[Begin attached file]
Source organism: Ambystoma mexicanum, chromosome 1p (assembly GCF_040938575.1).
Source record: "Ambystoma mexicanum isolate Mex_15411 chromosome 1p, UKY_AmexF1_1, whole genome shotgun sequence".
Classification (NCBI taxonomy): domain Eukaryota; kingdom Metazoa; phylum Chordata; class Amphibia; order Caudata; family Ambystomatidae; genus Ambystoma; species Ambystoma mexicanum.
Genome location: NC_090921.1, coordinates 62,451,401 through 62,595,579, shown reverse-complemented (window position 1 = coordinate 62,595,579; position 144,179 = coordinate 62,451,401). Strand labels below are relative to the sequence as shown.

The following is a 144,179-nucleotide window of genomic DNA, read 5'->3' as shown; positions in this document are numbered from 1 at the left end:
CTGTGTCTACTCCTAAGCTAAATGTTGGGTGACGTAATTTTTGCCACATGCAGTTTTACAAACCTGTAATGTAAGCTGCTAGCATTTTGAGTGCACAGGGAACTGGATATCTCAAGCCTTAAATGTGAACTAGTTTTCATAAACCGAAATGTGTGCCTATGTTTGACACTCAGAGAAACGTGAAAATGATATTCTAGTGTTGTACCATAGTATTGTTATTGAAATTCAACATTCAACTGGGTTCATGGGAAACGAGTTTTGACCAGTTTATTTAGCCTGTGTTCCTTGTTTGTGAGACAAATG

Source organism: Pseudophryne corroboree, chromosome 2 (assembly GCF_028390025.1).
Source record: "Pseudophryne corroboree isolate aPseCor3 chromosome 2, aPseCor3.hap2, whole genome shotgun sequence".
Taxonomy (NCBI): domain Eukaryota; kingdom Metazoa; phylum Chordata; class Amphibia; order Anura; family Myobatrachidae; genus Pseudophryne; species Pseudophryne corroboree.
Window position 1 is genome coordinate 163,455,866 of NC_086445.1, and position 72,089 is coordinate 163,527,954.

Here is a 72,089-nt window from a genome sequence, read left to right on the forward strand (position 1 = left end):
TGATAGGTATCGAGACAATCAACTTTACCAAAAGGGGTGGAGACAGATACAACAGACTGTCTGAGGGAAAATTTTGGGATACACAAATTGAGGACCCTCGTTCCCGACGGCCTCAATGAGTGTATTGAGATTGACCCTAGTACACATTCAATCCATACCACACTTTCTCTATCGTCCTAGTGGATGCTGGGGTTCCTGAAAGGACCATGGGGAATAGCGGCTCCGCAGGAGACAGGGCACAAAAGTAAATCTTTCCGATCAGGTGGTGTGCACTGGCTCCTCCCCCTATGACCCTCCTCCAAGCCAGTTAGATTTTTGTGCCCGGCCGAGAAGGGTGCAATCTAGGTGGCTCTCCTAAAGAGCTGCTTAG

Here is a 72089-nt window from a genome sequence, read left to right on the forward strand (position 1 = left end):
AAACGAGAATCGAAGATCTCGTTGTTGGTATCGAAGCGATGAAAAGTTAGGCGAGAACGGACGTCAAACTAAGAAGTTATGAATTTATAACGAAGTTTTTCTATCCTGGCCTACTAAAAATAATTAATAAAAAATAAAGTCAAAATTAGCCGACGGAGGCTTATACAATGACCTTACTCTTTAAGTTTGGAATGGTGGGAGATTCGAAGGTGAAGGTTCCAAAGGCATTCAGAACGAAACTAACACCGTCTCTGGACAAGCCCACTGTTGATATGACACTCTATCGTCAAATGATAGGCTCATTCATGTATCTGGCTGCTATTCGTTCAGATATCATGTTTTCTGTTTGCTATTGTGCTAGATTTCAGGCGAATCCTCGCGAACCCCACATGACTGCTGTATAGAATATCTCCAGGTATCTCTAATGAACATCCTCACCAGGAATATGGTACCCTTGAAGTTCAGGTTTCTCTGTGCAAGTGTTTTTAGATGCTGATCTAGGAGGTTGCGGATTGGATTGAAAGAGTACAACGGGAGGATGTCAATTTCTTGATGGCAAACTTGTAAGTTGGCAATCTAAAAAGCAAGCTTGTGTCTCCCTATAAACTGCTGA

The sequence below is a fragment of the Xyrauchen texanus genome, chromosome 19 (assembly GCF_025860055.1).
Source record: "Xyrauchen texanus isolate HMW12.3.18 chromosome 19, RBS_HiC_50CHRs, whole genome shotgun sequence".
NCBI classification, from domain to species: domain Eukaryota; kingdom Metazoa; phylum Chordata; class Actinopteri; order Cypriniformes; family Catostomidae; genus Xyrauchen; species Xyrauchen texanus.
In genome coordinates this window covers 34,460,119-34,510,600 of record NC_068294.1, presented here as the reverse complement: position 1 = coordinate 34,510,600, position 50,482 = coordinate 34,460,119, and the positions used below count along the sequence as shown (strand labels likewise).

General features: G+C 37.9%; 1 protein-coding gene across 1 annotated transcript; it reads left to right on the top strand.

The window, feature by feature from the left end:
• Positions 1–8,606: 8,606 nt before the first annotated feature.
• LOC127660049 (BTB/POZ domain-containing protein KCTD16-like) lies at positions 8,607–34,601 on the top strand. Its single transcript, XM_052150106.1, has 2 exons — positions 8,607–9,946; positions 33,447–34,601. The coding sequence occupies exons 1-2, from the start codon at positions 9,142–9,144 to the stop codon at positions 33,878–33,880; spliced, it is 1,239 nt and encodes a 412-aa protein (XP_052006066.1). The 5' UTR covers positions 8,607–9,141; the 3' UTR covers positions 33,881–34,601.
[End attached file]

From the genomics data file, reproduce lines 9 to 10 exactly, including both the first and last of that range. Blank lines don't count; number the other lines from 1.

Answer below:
Taxonomy (NCBI): domain Eukaryota; kingdom Metazoa; phylum Chordata; class Amphibia; order Anura; family Myobatrachidae; genus Pseudophryne; species Pseudophryne corroboree.
Window position 1 is genome coordinate 163,455,866 of NC_086445.1, and position 72,089 is coordinate 163,527,954.